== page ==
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Q+A: Does North Korea really want a fight?
SEOUL (Reuters) - The two Koreas exchanged artillery shots on Wednesday in a brief firefight that resulted in no damage but stoked tension on the peninsula.
The fight comes as North Korea appears ready to ease security concerns in economically vibrant North Asia by ending its boycott of international nuclear disarmament talks. It has said first it must have talks with the United States on a peace deal to replace an armistice that ended the 1950-53 Korean War.
Here are some questions and answers about the reasons behind North Korea's tactics:
DOES IT WANT WAR OR PEACE?
North Korea wants a little of both. It is trying to signal it is ready to return to the stalled nuclear talks, but on terms set by Pyongyang. The threats against the South, a U.S. military ally that hosts about 28,000 U.S. troops, serve as a reminder to global powers to pay attention to its demands because the North has enough military might to wreck the region's economy, which is equal to about one-sixth of the global economy. Wednesday's artillery exchange may have been meant to underline the North's insistence that a permanent peace accord is needed to replace the fraying truce that ended the 1950-53 Korean War.
WHAT WILL IT TAKE FOR NORTH KOREA RETURN TO NUCLEAR TALKS?
The United States and the other four countries in the long-running nuclear negotiations with the North will have to address Pyongyang's demands for a peace deal, an end to U.N. sanctions imposed after its nuclear test in May 2009 and aid to prop up its broken economy.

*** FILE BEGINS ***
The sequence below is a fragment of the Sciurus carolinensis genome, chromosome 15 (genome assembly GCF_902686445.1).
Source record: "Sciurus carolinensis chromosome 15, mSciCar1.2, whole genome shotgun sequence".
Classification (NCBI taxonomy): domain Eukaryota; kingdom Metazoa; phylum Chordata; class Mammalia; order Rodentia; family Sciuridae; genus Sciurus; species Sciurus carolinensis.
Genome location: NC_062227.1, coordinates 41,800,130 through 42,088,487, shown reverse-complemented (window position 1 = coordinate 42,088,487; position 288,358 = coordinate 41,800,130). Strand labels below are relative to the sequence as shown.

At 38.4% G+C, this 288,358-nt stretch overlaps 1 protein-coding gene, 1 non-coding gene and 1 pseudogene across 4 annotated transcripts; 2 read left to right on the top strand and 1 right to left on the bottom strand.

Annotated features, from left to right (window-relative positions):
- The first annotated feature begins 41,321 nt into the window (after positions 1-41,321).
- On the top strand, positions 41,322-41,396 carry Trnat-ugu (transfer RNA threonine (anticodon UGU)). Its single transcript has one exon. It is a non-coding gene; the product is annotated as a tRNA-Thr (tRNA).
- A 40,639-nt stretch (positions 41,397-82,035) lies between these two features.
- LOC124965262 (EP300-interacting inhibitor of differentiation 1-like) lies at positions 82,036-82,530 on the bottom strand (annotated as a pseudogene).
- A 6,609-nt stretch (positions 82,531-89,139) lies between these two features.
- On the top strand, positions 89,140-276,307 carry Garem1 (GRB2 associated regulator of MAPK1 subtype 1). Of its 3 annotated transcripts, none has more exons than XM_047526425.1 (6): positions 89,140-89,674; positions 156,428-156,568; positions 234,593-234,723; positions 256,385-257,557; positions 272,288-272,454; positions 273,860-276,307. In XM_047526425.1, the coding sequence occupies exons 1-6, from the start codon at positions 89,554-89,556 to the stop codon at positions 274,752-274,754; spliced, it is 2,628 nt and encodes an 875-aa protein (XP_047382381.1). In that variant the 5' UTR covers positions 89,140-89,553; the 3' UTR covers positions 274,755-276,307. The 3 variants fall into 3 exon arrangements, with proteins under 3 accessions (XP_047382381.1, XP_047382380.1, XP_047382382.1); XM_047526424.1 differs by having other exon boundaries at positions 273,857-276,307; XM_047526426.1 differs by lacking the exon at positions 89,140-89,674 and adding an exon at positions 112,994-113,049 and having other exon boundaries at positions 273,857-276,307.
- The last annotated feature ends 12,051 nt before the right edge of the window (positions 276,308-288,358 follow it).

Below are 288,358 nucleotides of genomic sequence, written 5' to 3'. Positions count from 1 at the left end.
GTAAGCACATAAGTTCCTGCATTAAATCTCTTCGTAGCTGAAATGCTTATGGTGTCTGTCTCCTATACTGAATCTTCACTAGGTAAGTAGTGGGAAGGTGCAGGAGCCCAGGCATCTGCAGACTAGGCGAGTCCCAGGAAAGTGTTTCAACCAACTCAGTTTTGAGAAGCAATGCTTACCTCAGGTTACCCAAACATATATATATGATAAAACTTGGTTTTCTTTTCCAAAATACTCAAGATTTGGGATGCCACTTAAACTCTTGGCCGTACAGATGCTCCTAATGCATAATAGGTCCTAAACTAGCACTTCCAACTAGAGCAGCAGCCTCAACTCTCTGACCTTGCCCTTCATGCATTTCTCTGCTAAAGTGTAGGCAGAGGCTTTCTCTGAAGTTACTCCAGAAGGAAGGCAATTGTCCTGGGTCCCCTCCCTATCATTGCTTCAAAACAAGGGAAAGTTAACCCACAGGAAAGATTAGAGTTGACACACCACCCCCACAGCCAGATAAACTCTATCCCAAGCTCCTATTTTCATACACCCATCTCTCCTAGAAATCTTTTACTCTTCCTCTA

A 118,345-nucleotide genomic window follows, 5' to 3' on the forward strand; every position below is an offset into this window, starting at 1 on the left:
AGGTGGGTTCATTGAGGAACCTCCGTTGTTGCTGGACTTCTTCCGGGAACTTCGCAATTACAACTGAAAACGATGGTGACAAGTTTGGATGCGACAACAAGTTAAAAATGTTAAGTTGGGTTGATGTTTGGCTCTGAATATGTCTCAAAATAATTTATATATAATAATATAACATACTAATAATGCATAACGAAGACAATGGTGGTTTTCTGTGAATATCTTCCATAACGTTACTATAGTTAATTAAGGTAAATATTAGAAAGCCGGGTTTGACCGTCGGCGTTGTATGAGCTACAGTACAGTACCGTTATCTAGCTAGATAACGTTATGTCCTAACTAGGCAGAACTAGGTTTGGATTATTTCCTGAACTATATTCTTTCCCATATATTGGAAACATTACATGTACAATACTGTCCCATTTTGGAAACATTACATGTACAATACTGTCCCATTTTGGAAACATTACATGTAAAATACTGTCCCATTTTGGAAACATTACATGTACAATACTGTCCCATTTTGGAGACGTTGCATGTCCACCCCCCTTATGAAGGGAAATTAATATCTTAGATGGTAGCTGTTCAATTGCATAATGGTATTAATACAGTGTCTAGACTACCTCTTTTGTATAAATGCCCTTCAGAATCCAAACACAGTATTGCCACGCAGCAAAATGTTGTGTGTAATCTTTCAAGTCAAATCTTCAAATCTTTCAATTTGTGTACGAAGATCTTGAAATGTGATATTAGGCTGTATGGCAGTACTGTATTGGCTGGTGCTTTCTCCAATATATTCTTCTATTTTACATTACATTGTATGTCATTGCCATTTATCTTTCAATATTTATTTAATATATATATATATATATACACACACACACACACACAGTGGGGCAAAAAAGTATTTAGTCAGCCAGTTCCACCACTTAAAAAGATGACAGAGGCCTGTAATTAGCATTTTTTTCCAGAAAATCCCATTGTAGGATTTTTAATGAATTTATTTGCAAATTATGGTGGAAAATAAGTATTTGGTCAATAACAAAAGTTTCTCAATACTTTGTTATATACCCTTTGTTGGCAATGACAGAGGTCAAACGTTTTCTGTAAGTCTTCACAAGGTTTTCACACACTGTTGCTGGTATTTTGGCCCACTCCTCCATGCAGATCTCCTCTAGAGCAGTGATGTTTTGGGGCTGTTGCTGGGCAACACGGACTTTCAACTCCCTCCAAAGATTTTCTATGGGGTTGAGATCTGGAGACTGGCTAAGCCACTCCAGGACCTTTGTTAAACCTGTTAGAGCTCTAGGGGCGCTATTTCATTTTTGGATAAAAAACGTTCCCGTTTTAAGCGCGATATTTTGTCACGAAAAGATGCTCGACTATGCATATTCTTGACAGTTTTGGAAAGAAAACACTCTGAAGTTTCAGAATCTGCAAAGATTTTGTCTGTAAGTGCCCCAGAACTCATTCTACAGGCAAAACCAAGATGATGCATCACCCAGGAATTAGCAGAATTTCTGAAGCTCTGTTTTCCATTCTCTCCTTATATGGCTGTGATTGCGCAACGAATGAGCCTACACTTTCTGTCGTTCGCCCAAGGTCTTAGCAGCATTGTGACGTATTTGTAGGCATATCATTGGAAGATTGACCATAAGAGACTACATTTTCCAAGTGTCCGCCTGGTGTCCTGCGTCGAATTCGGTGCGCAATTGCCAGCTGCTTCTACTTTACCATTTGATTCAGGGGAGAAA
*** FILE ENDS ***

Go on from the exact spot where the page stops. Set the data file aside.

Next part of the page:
Washington has said it will not bend, but analysts say it may allow a face-saving gesture such as raising the priority of the North's demands in the six-country disarmament-for-aid talks if they resume.
WHY DOES NORTH KOREA KEEPING BRINGING UP A PEACE DEAL?
The heavily sanctioned state would be able to seek aid from global financial institutions including the World Bank by reaching a peace deal. It would also put pressure on Washington to meet the North's long-standing demand to remove the U.S. troops from South Korean soil.
The North also hopes to delay any disarmament commitments it is required to make by saying peace talks must come first.
In the long run, North Korean leader Kim Jong-il's military-first rule would probably be undermined by a peace deal.
A state of war is essential for Kim. He has asked the people in his impoverished state for years to accept sacrifices in order to help him buy weapons and build a nuclear arms program to prevent a U.S. invasion. Kim would put his paranoid nationalist rule at risk by losing enemies.
WHAT IS THE IMPACT ON MARKETS?
Short-lived military moves that result in little to no damage, such as the exchange of artillery fire on Wednesday, usually lead to quick blips in foreign exchange and stock trading that have no lasting impact. They dampen sentiment and serve as a reminder of the risks of investing in the troubled peninsula. Financial analysts say markets would only really worry if there were signs of serious armed confrontation.
HOW WILL THIS PLAY OUT?
Regional powers are hoping economic pressure forces the destitute North back to pick up where it left off a year ago in the dormant nuclear deal. This means taking apart its plant that produces arms-grade plutonium and allowing in international nuclear inspectors.
North Korea will likely keep using military intimidation to better its bargaining position. Its upper limit would be another nuclear test but it will not spark an all-out fight with South Korea and the United States. This would be a suicidal move for leader Kim, because his obsolete armed forces may be able to damage the South and Japan in a quick strike but would fall in short time in a war.
(Editing by Jonathan Thatcher and Bill Tarrant)
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